This week I’m going to be looking at Punch-Out!!, a staple of any NES collection. This is especially true for those who love to collect variations of games. The boxing game based on Nintendo’s arcade classics, has three different releases on the NES/famicom with each varying from each other slightly. Originally released in Japan as a prize to 10,000 lucky gamers it started out as a gold cartridge before any of its other releases and features Super Macho Man from the arcade release as your ultimate rival. Following this Nintendo released Mike Tyson’s Punch-Out!! with the final Mike himself as the final opponent. Nintendo had to rebrand this in 1990 for a re-release due to the rights to use Mike Tyson as a character expiring. In place of Mike, Nintendo added Mr Dream, an entirely new and unseen again character to end the game with. The game also spawned a sequel on the Super Nintendo as well as a Nintendo Wii title, as well as multiple ports, making it quite an established series.

As far as gameplay goes it’s pretty simple. You face each unique opponent in a boxing match and win. You can do this by one of two different ways; performing a technical knockout, which is where you knock your opponent down three times in a single round or alternatively knocking them down for a count of ten which is a more common victory later on in the game as the opponents get harder which each passing bout. You are the protagonist, Little Mac, and your move set includes being able to deliver a left and right hook, an uppercut which can only be used a certain amount of times and the most powerful attack, an even more limited star attack which causes significant damage. He does have the ability to block and dodge as well which can be us useful if you don’t want to get smacked in the face, something I feel quite strongly about personally. As previously mentioned the difficulty progresses throughout the game and you start off by fighting Glass Joe before you move your way up through the ranks to the dream fight against either Mr Dream or Mike Tyson. It’s worth mentioning that there are a few questionable names for characters in the game with the German character being named Von Kaiser, or the Indian opponent called Great Tiger who actually has a tiger in his corner. But it was a different time and at least they had the courtesy to change Soda Popinski’s name from Vodka Drunkenski to avoid being that little bit too offensive. Each fighter has a unique style and pattern of fighting to learn if you want to become the ultimate champion. Most of the characters pop up again later in the game with new moves in their arsenal and in increased difficulty. For me, this is a great idea as fighting the same opponent again makes it feel like there’s progress in the game and that you’re overcoming you’re rivals even after they’ve trained harder to beat you. Overall the gameplay is simple yet satisfying and really that’s all I could ask for in a NES title.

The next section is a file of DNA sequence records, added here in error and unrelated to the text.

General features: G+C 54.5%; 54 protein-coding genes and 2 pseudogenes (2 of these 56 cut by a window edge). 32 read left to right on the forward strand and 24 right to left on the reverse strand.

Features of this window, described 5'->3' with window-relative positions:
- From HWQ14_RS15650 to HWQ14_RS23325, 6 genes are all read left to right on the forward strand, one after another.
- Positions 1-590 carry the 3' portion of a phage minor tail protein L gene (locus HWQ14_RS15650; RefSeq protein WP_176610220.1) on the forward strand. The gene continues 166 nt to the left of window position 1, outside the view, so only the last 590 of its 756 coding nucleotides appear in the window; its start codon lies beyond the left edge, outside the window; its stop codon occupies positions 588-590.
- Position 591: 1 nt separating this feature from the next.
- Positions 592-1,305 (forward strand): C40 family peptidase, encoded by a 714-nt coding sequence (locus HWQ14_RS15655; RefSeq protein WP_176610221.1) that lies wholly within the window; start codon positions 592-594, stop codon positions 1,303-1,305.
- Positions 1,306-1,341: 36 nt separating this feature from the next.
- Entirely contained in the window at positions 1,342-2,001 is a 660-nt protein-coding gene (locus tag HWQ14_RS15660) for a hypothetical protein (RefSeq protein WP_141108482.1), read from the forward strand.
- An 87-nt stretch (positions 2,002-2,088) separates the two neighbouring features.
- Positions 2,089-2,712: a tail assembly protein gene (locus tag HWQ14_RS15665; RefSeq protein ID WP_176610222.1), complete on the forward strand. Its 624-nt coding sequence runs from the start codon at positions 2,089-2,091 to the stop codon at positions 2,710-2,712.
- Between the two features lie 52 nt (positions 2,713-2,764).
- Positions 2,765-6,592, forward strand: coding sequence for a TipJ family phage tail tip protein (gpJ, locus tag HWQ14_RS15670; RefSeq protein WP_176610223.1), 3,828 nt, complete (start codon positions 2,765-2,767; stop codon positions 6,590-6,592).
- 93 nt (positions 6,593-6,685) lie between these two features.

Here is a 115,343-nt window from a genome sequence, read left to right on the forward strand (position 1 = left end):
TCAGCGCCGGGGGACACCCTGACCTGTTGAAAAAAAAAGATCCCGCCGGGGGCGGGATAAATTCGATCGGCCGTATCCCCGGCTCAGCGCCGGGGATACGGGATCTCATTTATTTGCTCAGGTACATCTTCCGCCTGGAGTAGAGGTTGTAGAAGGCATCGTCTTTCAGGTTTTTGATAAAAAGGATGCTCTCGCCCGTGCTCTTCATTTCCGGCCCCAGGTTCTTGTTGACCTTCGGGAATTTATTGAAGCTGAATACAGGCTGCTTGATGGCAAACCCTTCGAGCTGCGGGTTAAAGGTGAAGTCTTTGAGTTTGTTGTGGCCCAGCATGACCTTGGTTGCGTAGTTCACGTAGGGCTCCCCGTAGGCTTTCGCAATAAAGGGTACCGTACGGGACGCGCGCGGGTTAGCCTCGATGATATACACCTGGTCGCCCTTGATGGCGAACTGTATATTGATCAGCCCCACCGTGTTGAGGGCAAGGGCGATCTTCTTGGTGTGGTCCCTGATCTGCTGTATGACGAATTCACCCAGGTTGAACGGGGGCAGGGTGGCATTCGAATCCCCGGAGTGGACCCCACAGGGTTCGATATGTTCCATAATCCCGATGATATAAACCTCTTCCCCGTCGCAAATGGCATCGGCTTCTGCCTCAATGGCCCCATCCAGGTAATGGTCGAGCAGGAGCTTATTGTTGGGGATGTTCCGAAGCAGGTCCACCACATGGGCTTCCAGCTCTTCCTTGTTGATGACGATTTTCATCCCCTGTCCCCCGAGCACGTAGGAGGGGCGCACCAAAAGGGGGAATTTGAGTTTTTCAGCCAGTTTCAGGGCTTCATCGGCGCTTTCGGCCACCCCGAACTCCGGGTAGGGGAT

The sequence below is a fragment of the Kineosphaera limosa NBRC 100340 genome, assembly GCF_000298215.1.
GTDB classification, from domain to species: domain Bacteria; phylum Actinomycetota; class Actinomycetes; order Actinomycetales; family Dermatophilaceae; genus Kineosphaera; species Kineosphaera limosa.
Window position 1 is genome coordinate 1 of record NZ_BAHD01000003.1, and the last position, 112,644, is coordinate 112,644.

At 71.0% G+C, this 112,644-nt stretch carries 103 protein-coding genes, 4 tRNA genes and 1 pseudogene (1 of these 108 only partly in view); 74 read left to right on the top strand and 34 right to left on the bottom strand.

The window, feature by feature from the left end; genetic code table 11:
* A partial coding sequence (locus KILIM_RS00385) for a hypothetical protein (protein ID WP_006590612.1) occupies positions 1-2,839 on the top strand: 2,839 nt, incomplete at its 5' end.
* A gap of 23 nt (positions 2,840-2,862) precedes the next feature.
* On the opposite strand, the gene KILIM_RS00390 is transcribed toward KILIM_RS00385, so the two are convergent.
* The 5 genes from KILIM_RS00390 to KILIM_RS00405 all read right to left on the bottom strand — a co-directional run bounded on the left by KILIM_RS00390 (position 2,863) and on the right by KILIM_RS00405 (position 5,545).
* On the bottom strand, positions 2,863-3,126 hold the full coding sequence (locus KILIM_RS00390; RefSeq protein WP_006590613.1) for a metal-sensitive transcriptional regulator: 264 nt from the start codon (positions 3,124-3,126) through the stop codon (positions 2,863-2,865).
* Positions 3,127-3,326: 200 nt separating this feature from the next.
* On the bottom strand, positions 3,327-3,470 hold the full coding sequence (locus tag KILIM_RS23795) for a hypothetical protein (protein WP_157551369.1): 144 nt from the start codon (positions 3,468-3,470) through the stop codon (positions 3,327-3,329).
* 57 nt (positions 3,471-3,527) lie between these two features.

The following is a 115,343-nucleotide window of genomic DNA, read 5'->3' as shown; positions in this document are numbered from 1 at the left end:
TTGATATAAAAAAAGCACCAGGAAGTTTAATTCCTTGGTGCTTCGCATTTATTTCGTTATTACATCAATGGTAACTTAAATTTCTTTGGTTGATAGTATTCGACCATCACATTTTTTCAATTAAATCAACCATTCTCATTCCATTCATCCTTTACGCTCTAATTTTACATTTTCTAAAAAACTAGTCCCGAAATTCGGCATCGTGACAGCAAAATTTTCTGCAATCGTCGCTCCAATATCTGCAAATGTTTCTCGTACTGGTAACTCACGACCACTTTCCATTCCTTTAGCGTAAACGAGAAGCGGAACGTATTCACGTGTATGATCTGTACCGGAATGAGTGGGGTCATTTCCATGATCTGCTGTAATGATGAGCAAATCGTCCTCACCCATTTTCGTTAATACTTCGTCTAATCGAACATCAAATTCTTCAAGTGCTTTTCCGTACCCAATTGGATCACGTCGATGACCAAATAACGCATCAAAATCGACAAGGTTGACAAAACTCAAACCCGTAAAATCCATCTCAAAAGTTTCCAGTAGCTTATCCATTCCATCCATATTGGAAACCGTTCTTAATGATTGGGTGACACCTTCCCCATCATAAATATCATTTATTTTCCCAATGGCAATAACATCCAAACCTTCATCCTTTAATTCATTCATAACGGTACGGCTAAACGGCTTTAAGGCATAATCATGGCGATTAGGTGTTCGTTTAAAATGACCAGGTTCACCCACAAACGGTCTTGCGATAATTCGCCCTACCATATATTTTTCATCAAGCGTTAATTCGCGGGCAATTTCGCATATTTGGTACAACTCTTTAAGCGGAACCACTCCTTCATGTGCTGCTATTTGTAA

Gameplay aside it looks pretty good graphically. Not groundbreaking, but oozes charm and it’s clear that care had been taken into the character design. Even the short cutscenes, while simple, are fantastic to look at and are pretty immersive when you consider the age of the title. Musically there isn’t a huge amount of variation with the soundtrack for each fight being the same. Each opponent does get their own intro music though, usually very fitting for their personality. There’s also different themes for the cutscenes, when a fighter is down and dependant on if you win or lose the bout.

Overall then the game is pretty impressive and holds a lot of replayability. The game has a lot of interesting factors to it and for the time it came out it still holds up pretty well today. I’ve spent a lot of time playing this when I’ve just wanted a quick game and the satisfaction of beating each opponent never goes away. If you have a NES and you don’t own a version of Punch-Out!! then you should pick a copy up when you get a chance. Or alternatively get one of its sequels, which follow the same formula with updated graphics and fighters. The wii version allows you to play with the wii remote and nunchuck too if you preferred. Maybe we’ll see a Punch-Out!! game for the switch soon, and if Nintendo can find a way to make it multiplayer on the one screen they could have one hell of a game on their hands.


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